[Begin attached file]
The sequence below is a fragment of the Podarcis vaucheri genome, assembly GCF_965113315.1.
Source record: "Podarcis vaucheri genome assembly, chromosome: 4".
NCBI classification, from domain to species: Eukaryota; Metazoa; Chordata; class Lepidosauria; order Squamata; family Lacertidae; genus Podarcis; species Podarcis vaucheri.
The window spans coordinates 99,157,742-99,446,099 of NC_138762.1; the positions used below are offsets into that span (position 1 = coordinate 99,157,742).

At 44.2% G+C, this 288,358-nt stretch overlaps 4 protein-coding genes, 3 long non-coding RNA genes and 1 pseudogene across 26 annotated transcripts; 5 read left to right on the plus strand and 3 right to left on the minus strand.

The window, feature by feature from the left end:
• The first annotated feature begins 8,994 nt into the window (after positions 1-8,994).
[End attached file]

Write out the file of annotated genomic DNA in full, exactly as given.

The sequence below is a fragment of the Podarcis vaucheri genome, assembly GCF_965113315.1.
Source record: "Podarcis vaucheri genome assembly, chromosome: 4".
NCBI classification, from domain to species: Eukaryota; Metazoa; Chordata; class Lepidosauria; order Squamata; family Lacertidae; genus Podarcis; species Podarcis vaucheri.
The window spans coordinates 99,157,742-99,446,099 of NC_138762.1; the positions used below are offsets into that span (position 1 = coordinate 99,157,742).

At 44.2% G+C, this 288,358-nt stretch overlaps 4 protein-coding genes, 3 long non-coding RNA genes and 1 pseudogene across 26 annotated transcripts; 5 read left to right on the plus strand and 3 right to left on the minus strand.

The window, feature by feature from the left end:
• The first annotated feature begins 8,994 nt into the window (after positions 1-8,994).